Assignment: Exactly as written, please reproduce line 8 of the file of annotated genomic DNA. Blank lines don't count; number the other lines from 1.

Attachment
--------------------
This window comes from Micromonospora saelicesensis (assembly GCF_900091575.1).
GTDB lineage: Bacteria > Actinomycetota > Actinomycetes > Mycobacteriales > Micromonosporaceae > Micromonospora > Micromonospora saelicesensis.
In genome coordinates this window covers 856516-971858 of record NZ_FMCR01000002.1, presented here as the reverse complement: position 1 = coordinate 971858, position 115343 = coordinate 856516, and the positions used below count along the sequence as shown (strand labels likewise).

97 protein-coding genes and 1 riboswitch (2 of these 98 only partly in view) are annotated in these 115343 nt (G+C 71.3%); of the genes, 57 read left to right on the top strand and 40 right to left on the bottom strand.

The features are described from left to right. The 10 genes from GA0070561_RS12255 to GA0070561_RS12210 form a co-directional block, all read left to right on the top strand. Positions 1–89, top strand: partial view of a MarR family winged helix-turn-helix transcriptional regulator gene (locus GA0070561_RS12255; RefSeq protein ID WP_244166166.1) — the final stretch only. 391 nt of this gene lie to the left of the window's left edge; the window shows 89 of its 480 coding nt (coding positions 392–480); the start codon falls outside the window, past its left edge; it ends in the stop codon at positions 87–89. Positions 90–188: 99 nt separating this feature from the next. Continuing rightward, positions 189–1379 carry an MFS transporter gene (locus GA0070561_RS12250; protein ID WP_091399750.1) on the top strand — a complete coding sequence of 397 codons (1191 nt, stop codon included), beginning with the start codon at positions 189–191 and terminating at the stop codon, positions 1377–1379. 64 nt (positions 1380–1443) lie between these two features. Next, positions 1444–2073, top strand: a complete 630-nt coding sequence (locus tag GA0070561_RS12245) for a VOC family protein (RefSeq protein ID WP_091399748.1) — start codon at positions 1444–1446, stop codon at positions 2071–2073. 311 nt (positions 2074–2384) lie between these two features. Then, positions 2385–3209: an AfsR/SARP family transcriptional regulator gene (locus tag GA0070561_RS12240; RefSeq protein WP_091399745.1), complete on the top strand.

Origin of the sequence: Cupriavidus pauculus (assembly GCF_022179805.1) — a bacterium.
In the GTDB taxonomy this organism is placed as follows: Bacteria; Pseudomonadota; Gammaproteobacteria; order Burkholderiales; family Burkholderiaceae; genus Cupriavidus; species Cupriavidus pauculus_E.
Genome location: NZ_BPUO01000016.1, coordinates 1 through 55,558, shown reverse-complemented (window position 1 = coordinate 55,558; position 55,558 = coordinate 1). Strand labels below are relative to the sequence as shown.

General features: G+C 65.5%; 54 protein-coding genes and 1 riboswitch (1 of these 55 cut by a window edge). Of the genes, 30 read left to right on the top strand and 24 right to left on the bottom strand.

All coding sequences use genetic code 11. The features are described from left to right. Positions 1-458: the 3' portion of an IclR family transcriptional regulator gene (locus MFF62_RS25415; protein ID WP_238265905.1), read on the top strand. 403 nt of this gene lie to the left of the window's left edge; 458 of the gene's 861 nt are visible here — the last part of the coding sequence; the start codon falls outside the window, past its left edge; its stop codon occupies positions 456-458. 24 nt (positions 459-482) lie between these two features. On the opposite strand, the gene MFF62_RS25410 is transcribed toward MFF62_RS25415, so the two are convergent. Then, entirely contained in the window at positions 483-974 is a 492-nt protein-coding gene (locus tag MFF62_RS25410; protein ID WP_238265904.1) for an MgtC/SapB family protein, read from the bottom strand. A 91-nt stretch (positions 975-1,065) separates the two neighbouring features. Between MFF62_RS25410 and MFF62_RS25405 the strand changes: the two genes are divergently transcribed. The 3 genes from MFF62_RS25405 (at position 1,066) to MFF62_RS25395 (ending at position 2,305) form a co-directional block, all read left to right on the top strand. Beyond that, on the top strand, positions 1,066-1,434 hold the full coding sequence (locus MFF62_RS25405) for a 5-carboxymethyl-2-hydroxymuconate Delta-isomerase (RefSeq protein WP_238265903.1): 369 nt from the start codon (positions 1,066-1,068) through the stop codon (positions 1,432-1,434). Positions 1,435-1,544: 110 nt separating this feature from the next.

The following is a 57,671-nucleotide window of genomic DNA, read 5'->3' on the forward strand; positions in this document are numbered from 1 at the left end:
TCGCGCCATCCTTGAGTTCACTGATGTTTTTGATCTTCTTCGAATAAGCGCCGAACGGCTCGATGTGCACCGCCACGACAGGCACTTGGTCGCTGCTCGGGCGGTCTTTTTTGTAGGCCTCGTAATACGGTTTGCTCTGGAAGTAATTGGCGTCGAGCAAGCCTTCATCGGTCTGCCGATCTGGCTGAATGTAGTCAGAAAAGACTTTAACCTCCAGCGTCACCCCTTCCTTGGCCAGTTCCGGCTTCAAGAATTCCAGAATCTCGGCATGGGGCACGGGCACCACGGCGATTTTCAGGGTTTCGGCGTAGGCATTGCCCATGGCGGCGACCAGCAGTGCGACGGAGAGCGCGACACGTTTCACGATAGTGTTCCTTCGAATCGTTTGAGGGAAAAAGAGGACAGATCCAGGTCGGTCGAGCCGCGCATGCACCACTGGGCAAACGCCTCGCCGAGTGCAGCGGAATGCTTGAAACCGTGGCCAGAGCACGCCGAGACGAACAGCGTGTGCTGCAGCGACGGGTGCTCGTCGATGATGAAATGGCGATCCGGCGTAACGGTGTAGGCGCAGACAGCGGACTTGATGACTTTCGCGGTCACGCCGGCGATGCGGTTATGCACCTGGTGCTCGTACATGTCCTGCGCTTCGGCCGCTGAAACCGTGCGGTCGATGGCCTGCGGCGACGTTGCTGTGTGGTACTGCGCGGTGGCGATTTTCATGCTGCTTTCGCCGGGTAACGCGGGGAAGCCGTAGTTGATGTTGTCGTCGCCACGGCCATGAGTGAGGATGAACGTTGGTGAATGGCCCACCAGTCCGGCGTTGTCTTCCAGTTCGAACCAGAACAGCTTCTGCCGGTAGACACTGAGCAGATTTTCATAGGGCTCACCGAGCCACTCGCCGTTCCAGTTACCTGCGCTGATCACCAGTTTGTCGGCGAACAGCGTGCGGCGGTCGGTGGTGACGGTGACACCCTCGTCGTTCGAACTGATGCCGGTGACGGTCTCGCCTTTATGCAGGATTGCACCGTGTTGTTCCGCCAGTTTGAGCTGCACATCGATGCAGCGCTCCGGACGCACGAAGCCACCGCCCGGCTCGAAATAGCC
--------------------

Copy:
Genome location: NZ_BPUO01000016.1, coordinates 1 through 55,558, shown reverse-complemented (window position 1 = coordinate 55,558; position 55,558 = coordinate 1). Strand labels below are relative to the sequence as shown.